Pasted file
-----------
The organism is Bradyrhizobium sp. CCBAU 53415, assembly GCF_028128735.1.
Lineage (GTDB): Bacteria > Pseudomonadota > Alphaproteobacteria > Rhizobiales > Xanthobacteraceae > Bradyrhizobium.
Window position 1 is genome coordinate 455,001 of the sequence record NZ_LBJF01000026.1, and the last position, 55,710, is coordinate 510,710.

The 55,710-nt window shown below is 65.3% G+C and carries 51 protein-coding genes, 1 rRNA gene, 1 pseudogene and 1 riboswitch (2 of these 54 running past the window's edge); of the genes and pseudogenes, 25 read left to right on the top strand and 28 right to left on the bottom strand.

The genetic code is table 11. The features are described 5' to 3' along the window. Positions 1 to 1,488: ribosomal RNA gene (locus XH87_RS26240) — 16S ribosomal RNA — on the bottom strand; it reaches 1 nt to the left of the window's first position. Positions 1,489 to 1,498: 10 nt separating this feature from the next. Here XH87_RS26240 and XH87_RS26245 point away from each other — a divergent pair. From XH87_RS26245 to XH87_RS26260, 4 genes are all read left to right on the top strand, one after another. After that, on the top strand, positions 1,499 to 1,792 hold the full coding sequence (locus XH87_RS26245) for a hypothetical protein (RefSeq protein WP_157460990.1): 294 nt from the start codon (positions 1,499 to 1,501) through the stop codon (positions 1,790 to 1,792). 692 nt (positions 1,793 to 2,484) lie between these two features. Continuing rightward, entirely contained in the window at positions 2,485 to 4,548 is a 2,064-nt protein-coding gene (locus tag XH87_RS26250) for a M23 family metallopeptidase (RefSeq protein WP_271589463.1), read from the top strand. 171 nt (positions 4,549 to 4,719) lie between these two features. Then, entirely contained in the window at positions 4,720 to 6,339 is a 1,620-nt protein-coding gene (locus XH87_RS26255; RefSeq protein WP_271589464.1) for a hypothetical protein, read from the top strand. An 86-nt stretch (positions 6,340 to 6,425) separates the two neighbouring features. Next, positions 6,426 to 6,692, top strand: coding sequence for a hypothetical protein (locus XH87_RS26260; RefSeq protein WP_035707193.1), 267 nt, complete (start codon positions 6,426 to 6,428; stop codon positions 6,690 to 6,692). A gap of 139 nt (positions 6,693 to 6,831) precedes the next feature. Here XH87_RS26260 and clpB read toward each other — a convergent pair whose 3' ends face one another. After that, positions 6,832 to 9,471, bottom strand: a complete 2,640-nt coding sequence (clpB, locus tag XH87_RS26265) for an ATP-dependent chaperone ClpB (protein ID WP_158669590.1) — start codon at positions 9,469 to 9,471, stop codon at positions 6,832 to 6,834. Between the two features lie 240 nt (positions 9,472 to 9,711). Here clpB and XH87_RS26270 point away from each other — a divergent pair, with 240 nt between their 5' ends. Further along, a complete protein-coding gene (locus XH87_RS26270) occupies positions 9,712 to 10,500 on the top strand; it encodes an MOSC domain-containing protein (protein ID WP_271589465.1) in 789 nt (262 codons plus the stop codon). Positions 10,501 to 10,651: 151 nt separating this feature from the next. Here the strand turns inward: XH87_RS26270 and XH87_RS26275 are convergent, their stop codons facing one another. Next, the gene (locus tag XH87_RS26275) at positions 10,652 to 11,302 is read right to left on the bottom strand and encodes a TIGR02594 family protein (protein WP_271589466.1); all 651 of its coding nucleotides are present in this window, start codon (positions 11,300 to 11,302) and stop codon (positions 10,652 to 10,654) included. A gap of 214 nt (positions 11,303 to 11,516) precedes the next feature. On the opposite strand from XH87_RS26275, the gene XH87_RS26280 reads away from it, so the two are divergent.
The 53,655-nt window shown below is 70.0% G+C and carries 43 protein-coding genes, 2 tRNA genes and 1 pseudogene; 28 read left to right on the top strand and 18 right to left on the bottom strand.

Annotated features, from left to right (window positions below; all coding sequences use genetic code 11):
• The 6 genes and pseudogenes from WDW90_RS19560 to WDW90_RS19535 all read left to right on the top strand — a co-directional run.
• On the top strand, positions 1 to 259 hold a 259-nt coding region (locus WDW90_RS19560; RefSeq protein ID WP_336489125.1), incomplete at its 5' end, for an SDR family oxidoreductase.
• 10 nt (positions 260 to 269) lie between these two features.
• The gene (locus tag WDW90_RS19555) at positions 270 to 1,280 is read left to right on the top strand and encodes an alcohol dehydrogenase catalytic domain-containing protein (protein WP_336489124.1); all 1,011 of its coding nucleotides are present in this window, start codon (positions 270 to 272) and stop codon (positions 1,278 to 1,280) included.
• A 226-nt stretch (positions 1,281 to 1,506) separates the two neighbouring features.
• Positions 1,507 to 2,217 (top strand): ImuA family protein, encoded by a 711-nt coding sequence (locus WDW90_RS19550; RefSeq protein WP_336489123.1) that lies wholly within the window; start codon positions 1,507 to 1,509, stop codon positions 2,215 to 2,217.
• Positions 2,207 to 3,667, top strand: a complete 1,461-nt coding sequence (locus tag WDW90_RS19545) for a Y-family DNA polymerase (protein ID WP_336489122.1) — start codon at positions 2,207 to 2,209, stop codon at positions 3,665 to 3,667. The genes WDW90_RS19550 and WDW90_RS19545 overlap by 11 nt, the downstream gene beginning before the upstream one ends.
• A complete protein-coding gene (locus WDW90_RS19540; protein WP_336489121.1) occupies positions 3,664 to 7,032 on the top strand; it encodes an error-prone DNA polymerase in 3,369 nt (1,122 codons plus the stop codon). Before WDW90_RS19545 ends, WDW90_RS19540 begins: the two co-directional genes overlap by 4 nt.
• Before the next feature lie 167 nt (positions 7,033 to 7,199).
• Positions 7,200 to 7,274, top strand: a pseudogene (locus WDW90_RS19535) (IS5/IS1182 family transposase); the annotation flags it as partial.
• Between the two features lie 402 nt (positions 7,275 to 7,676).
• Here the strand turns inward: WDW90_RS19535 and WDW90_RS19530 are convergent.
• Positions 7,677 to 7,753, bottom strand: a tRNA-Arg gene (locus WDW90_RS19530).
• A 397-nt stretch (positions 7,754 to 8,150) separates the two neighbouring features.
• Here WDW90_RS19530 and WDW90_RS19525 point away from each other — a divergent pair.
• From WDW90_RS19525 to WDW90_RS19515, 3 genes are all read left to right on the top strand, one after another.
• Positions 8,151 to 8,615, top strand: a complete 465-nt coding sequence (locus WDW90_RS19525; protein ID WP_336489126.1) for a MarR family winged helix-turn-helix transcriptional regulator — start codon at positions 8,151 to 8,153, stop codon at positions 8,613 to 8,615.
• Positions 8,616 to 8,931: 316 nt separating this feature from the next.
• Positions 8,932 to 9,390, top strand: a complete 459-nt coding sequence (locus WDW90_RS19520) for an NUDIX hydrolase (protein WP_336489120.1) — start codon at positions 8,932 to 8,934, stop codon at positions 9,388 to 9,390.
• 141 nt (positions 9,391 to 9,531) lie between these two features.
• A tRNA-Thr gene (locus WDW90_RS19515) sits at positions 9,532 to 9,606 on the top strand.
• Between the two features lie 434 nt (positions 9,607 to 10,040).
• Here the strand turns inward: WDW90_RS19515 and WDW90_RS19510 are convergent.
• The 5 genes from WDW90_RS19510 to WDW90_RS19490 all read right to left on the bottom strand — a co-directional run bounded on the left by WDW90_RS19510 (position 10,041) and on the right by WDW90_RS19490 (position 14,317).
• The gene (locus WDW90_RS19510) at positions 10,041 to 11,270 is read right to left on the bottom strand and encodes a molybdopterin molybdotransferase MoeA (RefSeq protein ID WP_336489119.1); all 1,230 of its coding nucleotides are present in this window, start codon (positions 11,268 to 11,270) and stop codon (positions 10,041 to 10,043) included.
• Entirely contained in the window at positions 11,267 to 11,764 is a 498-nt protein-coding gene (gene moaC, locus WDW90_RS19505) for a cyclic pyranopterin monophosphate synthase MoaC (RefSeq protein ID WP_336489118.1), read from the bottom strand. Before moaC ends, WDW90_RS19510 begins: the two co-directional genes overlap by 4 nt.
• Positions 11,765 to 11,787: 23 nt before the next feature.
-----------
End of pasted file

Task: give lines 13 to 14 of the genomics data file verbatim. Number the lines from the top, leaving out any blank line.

• Positions 1,507 to 2,217 (top strand): ImuA family protein, encoded by a 711-nt coding sequence (locus WDW90_RS19550; RefSeq protein WP_336489123.1) that lies wholly within the window; start codon positions 1,507 to 1,509, stop codon positions 2,215 to 2,217.
• Positions 2,207 to 3,667, top strand: a complete 1,461-nt coding sequence (locus tag WDW90_RS19545) for a Y-family DNA polymerase (protein ID WP_336489122.1) — start codon at positions 2,207 to 2,209, stop codon at positions 3,665 to 3,667. The genes WDW90_RS19550 and WDW90_RS19545 overlap by 11 nt, the downstream gene beginning before the upstream one ends.